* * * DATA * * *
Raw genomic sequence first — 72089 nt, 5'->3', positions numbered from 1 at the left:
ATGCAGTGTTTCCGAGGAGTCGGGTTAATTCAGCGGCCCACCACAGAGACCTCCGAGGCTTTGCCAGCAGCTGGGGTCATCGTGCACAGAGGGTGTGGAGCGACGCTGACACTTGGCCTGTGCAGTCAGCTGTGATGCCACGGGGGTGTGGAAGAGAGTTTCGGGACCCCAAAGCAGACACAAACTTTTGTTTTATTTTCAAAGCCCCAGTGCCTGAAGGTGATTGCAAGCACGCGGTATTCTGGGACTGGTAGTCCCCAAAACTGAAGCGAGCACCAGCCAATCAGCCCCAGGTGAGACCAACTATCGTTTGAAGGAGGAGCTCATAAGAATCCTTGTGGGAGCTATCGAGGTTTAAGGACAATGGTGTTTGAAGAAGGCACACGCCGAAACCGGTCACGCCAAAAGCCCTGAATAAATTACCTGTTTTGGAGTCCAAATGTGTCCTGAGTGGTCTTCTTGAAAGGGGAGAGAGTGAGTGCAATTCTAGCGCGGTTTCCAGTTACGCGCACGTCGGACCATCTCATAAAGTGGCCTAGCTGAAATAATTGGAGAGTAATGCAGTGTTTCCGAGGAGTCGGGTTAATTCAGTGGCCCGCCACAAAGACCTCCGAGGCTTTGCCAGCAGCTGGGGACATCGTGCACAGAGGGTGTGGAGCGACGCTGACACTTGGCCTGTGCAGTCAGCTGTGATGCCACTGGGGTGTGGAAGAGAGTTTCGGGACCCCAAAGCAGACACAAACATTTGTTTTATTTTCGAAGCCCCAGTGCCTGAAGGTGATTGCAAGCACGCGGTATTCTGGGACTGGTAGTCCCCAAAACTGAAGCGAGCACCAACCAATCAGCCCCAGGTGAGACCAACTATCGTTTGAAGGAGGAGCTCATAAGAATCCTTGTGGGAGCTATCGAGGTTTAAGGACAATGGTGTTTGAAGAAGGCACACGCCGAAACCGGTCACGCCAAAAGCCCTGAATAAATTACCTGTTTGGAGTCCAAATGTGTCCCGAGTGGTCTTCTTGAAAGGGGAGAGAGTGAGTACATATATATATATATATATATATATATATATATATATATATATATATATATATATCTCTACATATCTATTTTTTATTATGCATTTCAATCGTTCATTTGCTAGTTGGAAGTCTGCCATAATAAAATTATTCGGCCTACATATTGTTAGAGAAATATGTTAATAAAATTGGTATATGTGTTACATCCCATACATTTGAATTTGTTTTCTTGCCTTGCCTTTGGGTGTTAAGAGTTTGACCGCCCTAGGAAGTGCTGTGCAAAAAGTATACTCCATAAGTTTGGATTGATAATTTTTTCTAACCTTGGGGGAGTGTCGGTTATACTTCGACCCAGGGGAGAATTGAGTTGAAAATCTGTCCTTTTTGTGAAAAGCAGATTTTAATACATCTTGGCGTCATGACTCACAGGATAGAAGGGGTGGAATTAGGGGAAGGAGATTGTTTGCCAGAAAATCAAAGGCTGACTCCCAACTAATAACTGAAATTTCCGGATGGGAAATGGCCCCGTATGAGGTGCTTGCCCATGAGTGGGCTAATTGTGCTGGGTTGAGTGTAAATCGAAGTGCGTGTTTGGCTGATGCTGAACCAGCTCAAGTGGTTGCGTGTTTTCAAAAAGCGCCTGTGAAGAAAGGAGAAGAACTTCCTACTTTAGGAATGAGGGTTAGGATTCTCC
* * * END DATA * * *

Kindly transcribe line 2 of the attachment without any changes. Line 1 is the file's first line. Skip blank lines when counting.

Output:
ATGCAGTGTTTCCGAGGAGTCGGGTTAATTCAGCGGCCCACCACAGAGACCTCCGAGGCTTTGCCAGCAGCTGGGGTCATCGTGCACAGAGGGTGTGGAGCGACGCTGACACTTGGCCTGTGCAGTCAGCTGTGATGCCACGGGGGTGTGGAAGAGAGTTTCGGGACCCCAAAGCAGACACAAACTTTTGTTTTATTTTCAAAGCCCCAGTGCCTGAAGGTGATTGCAAGCACGCGGTATTCTGGGACTGGTAGTCCCCAAAACTGAAGCGAGCACCAGCCAATCAGCCCCAGGTGAGACCAACTATCGTTTGAAGGAGGAGCTCATAAGAATCCTTGTGGGAGCTATCGAGGTTTAAGGACAATGGTGTTTGAAGAAGGCACACGCCGAAACCGGTCACGCCAAAAGCCCTGAATAAATTACCTGTTTTGGAGTCCAAATGTGTCCTGAGTGGTCTTCTTGAAAGGGGAGAGAGTGAGTGCAATTCTAGCGCGGTTTCCAGTTACGCGCACGTCGGACCATCTCATAAAGTGGCCTAGCTGAAATAATTGGAGAGTAATGCAGTGTTTCCGAGGAGTCGGGTTAATTCAGTGGCCCGCCACAAAGACCTCCGAGGCTTTGCCAGCAGCTGGGGACATCGTGCACAGAGGGTGTGGAGCGACGCTGACACTTGGCCTGTGCAGTCAGCTGTGATGCCACTGGGGTGTGGAAGAGAGTTTCGGGACCCCAAAGCAGACACAAACATTTGTTTTATTTTCGAAGCCCCAGTGCCTGAAGGTGATTGCAAGCACGCGGTATTCTGGGACTGGTAGTCCCCAAAACTGAAGCGAGCACCAACCAATCAGCCCCAGGTGAGACCAACTATCGTTTGAAGGAGGAGCTCATAAGAATCCTTGTGGGAGCTATCGAGGTTTAAGGACAATGGTGTTTGAAGAAGGCACACGCCGAAACCGGTCACGCCAAAAGCCCTGAATAAATTACCTGTTTGGAGTCCAAATGTGTCCCGAGTGGTCTTCTTGAAAGGGGAGAGAGTGAGTACATATATATATATATATATATATATATATATATATATATATATATATATATATATCTCTACATATCTATTTTTTATTATGCATTTCAATCGTTCATTTGCTAGTTGGAAGTCTGCCATAATAAAATTATTCGGCCTACATATTGTTAGAGAAATATGTTAATAAAATTGGTATATGTGTTACATCCCATACATTTGAATTTGTTTTCTTGCCTTGCCTTTGGGTGTTAAGAGTTTGACCGCCCTAGGAAGTGCTGTGCAAAAAGTATACTCCATAAGTTTGGATTGATAATTTTTTCTAACCTTGGGGGAGTGTCGGTTATACTTCGACCCAGGGGAGAATTGAGTTGAAAATCTGTCCTTTTTGTGAAAAGCAGATTTTAATACATCTTGGCGTCATGACTCACAGGATAGAAGGGGTGGAATTAGGGGAAGGAGATTGTTTGCCAGAAAATCAAAGGCTGACTCCCAACTAATAACTGAAATTTCCGGATGGGAAATGGCCCCGTATGAGGTGCTTGCCCATGAGTGGGCTAATTGTGCTGGGTTGAGTGTAAATCGAAGTGCGTGTTTGGCTGATGCTGAACCAGCTCAAGTGGTTGCGTGTTTTCAAAAAGCGCCTGTGAAGAAAGGAGAAGAACTTCCTACTTTAGGAATGAGGGTTAGGATTCTCC